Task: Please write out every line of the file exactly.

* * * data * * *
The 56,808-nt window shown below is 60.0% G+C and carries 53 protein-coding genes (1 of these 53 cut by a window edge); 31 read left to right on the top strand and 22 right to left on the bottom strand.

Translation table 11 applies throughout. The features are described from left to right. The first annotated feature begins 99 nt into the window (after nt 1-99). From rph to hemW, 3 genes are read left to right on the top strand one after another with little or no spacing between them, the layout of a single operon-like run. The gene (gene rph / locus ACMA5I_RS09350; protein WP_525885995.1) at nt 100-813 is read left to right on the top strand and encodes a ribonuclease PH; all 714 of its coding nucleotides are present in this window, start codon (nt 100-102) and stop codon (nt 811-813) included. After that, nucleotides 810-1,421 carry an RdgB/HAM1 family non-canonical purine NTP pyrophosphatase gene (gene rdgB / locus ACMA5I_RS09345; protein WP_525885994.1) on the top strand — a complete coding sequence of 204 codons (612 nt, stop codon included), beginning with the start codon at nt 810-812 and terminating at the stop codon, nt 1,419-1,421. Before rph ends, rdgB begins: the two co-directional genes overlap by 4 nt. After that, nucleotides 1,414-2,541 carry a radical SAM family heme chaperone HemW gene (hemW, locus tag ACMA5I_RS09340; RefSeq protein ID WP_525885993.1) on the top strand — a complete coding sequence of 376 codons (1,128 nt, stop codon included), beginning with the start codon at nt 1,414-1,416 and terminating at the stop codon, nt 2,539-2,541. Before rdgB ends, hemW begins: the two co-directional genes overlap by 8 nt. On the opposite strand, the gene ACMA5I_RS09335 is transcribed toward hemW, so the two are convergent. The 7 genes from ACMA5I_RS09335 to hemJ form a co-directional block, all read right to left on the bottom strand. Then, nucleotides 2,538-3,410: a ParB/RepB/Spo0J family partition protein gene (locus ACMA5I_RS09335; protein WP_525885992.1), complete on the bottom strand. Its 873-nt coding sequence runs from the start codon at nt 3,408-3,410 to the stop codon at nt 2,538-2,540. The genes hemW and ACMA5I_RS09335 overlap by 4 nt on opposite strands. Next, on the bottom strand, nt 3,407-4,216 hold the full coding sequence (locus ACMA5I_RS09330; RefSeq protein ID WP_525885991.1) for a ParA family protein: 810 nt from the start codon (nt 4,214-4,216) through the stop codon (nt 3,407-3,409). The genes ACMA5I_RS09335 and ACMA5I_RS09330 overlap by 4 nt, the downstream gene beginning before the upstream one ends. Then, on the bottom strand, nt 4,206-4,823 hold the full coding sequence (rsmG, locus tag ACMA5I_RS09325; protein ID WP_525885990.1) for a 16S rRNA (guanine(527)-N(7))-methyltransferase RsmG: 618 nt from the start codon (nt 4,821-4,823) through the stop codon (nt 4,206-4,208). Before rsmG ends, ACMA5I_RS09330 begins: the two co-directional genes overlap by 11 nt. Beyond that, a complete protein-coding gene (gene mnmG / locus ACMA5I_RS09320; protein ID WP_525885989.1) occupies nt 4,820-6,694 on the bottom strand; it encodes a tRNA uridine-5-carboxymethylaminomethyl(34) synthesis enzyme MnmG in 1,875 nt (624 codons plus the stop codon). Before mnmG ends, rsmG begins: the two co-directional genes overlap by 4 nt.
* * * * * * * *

The 56,808-nt window shown below is 60.0% G+C and carries 53 protein-coding genes (1 of these 53 cut by a window edge); 31 read left to right on the top strand and 22 right to left on the bottom strand.

Translation table 11 applies throughout. The features are described from left to right. The first annotated feature begins 99 nt into the window (after nt 1-99). From rph to hemW, 3 genes are read left to right on the top strand one after another with little or no spacing between them, the layout of a single operon-like run. The gene (gene rph / locus ACMA5I_RS09350; protein WP_525885995.1) at nt 100-813 is read left to right on the top strand and encodes a ribonuclease PH; all 714 of its coding nucleotides are present in this window, start codon (nt 100-102) and stop codon (nt 811-813) included. After that, nucleotides 810-1,421 carry an RdgB/HAM1 family non-canonical purine NTP pyrophosphatase gene (gene rdgB / locus ACMA5I_RS09345; protein WP_525885994.1) on the top strand — a complete coding sequence of 204 codons (612 nt, stop codon included), beginning with the start codon at nt 810-812 and terminating at the stop codon, nt 1,419-1,421. Before rph ends, rdgB begins: the two co-directional genes overlap by 4 nt. After that, nucleotides 1,414-2,541 carry a radical SAM family heme chaperone HemW gene (hemW, locus tag ACMA5I_RS09340; RefSeq protein ID WP_525885993.1) on the top strand — a complete coding sequence of 376 codons (1,128 nt, stop codon included), beginning with the start codon at nt 1,414-1,416 and terminating at the stop codon, nt 2,539-2,541. Before rdgB ends, hemW begins: the two co-directional genes overlap by 8 nt. On the opposite strand, the gene ACMA5I_RS09335 is transcribed toward hemW, so the two are convergent. The 7 genes from ACMA5I_RS09335 to hemJ form a co-directional block, all read right to left on the bottom strand. Then, nucleotides 2,538-3,410: a ParB/RepB/Spo0J family partition protein gene (locus ACMA5I_RS09335; protein WP_525885992.1), complete on the bottom strand. Its 873-nt coding sequence runs from the start codon at nt 3,408-3,410 to the stop codon at nt 2,538-2,540. The genes hemW and ACMA5I_RS09335 overlap by 4 nt on opposite strands. Next, on the bottom strand, nt 3,407-4,216 hold the full coding sequence (locus ACMA5I_RS09330; RefSeq protein ID WP_525885991.1) for a ParA family protein: 810 nt from the start codon (nt 4,214-4,216) through the stop codon (nt 3,407-3,409). The genes ACMA5I_RS09335 and ACMA5I_RS09330 overlap by 4 nt, the downstream gene beginning before the upstream one ends. Then, on the bottom strand, nt 4,206-4,823 hold the full coding sequence (rsmG, locus tag ACMA5I_RS09325; protein ID WP_525885990.1) for a 16S rRNA (guanine(527)-N(7))-methyltransferase RsmG: 618 nt from the start codon (nt 4,821-4,823) through the stop codon (nt 4,206-4,208). Before rsmG ends, ACMA5I_RS09330 begins: the two co-directional genes overlap by 11 nt. Beyond that, a complete protein-coding gene (gene mnmG / locus ACMA5I_RS09320; protein ID WP_525885989.1) occupies nt 4,820-6,694 on the bottom strand; it encodes a tRNA uridine-5-carboxymethylaminomethyl(34) synthesis enzyme MnmG in 1,875 nt (624 codons plus the stop codon). Before mnmG ends, rsmG begins: the two co-directional genes overlap by 4 nt.